Entrepreneurs have asked politicians to put aside career ambitions and support Theresa May's Brexit agreement to prevent the UK crashing out of the EU with no deal. With the political turmoil intensifying in Westminster, several high-profile figures in the corporate world have urged MPs to back the draft agreement. Warren East, chief executive of Rolls Royce said, “We are slightly running out of time and I would, as a business leader, like to see politicians on both sides of the fence get on and negotiate a practical deal that works for business. We're essentially (still) having a discussion we could have had the morning after the referendum.”
He said any Brexit agreement would be better than no deal at all. UK chief executive of Siemens, Jürgen Maier mirrored the feelings and said, “My gut feeling is we need to get behind it and we need to make this deal work.” Iceland Foods' managing director Richard Walker said there was “no other option” but for MPs to agree on the draft deal. He said, “Parliamentarians have got to put aside ideologies, and definitely career ambitions, and think very carefully about delivering on the deal we have. Every deal requires concessions on both sides. We voted to leave and this proposal regains as much control as we can expect whilst still keeping us open for business with our biggest trading partner. Moreover, it delivers a clear path ahead that business so desperately needs.”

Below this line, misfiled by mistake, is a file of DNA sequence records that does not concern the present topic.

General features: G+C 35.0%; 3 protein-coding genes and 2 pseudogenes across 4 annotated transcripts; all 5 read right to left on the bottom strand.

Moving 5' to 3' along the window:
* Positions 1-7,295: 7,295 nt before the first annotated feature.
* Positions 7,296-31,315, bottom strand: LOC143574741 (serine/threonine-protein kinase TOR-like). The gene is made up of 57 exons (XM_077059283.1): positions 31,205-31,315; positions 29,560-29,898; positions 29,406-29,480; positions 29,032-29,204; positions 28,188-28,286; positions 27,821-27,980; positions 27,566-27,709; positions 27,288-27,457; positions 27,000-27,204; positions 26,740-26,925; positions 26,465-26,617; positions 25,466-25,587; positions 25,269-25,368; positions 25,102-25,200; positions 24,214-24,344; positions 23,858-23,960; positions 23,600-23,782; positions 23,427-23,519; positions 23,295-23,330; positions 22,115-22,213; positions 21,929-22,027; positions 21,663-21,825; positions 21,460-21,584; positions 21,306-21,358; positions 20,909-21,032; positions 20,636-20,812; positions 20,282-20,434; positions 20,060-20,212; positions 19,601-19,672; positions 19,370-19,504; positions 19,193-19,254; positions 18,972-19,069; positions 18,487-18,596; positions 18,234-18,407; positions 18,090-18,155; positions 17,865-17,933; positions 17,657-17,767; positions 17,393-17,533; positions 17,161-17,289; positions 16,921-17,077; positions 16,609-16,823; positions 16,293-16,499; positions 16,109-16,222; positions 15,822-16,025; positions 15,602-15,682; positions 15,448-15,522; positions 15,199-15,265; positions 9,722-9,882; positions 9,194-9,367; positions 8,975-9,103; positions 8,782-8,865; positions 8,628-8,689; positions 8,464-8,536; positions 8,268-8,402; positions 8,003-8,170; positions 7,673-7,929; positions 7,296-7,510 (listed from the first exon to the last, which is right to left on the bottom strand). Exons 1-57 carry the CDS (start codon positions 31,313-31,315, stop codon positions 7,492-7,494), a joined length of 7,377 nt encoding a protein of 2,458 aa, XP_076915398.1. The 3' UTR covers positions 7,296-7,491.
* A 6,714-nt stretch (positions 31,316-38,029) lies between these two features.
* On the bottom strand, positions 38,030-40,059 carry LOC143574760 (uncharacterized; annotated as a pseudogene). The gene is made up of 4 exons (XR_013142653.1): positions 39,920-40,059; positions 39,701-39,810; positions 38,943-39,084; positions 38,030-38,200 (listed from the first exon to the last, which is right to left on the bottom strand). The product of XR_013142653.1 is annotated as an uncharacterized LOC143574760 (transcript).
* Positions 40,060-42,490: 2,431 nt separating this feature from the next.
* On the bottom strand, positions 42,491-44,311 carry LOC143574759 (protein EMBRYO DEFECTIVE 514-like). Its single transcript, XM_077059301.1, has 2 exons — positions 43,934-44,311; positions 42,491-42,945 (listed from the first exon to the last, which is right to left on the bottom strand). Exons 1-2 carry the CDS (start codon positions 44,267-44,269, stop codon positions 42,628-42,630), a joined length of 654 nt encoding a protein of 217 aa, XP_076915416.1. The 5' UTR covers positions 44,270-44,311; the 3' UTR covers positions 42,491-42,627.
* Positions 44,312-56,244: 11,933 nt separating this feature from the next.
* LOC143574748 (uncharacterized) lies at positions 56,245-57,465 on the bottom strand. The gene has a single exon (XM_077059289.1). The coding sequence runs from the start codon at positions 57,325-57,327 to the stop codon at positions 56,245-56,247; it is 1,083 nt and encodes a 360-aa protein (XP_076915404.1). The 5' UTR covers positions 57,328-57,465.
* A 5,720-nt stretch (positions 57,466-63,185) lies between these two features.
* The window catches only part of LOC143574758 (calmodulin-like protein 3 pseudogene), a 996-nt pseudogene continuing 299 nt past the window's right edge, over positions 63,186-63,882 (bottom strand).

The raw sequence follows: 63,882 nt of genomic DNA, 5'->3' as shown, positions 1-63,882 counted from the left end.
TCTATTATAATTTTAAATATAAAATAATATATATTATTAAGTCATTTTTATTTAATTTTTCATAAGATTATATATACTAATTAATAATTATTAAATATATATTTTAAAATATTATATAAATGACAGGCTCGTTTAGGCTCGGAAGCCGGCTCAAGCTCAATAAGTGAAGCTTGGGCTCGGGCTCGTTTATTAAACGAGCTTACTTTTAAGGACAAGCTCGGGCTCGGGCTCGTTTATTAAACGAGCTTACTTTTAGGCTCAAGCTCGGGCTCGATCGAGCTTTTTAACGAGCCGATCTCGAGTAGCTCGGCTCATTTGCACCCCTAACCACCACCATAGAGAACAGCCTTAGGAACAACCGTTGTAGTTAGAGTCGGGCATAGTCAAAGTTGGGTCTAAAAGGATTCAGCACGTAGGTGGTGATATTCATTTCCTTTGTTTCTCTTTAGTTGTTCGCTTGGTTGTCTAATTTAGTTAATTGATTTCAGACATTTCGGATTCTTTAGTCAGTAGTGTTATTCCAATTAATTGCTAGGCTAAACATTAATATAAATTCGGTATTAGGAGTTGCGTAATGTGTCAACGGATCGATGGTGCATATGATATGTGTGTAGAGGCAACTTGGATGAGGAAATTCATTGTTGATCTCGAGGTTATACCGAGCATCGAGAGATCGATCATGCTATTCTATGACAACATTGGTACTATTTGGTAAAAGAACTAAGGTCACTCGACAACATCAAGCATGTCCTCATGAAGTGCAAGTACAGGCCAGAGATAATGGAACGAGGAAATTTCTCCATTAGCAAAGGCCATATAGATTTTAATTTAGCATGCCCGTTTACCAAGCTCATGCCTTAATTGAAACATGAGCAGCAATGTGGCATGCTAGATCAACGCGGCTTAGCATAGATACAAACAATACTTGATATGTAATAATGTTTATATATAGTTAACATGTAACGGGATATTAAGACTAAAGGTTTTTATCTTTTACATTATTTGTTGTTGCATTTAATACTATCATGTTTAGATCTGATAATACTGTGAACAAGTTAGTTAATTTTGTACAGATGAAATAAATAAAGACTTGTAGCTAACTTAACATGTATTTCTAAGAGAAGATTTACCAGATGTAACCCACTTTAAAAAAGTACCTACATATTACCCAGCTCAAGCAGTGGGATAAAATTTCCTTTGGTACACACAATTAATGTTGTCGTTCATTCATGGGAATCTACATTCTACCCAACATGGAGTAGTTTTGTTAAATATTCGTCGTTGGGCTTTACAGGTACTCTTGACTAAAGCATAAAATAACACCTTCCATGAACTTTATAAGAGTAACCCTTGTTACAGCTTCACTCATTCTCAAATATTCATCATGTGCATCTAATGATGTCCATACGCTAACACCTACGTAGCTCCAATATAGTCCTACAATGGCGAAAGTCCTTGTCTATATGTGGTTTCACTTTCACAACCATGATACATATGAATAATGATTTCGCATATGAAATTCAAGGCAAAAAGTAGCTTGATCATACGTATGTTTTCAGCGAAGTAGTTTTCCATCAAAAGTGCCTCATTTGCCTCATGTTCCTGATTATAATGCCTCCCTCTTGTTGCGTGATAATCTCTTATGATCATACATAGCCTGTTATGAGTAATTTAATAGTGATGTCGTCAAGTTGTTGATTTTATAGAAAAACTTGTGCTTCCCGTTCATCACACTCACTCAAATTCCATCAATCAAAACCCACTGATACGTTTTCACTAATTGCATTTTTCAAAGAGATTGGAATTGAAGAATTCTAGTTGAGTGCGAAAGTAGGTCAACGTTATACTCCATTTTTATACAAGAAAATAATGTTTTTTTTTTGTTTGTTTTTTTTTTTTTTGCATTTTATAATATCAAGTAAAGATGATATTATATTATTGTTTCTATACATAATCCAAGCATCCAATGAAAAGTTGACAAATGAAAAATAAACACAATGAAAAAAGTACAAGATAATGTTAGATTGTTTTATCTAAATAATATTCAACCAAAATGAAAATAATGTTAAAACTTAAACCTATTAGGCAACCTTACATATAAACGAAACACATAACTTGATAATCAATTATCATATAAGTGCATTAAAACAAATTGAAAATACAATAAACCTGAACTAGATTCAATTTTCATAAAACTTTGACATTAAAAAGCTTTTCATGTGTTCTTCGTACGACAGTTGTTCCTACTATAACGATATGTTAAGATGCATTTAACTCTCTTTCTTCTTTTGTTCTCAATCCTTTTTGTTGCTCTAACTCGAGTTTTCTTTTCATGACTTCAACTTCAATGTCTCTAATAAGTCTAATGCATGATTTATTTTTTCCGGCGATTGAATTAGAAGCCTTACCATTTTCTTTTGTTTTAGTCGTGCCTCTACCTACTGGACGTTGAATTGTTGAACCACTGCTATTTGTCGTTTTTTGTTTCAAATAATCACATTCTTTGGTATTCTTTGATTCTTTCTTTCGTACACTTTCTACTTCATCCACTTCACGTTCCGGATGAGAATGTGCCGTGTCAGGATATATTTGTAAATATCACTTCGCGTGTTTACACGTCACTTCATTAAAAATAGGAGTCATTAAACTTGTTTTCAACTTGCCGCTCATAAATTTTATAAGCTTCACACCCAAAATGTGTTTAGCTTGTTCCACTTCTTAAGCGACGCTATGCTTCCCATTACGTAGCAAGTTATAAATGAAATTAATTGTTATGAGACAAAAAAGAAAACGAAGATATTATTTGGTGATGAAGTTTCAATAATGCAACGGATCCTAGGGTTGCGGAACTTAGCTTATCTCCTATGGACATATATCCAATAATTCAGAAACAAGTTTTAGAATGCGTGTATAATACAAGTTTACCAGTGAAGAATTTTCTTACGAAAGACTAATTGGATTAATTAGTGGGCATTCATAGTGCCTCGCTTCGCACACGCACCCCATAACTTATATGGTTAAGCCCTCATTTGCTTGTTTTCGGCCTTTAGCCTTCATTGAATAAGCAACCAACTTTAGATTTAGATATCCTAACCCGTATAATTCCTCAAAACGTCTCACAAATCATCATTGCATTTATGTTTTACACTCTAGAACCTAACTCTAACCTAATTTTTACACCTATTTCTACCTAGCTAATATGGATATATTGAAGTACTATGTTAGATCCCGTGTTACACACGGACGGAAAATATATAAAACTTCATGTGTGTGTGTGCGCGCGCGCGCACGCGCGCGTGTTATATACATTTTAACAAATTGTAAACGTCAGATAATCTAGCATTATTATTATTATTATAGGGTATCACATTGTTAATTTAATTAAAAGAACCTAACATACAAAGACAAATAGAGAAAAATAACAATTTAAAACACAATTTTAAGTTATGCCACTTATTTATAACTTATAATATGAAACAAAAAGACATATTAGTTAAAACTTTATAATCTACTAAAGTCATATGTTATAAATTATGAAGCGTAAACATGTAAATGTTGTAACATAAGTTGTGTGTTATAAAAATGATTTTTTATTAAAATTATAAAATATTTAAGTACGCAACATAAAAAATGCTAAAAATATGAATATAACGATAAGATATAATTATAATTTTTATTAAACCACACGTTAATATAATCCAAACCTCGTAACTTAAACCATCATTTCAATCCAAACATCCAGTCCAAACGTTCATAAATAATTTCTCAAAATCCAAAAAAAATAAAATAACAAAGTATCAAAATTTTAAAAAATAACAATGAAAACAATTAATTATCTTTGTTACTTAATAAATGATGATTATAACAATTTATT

However, the Institute of Directors (IOD) said more detail was needed for firms to assess how they will be impacted. IOD director Stephen Martin urged ministers to think “long and hard” about how they react to the first-stage agreement. He said, “Leaving the EU without a deal is a very bad outcome for businesses, workers and consumers, and this is simply an inherent risk that comes with voting down any withdrawal deal.” He said the IOD was “heartened” to see that provision had been made to extend the transition period.
Meanwhile Helen Dickinson, chief executive of the British Retail Consortium said the political uncertainty would harm UK consumers. She said, “Until a withdrawal agreement is approved by both parliament and EU member states, we have continuing uncertainty and the risk remains of consumers facing higher prices and reduced availability of products in March 2019.” Andrew Gray, head of Brexit at PwC said firms needed to be ready for all eventualities. “We still urge business to continue preparing for both a deal and no deal scenario until the deal is ratified.”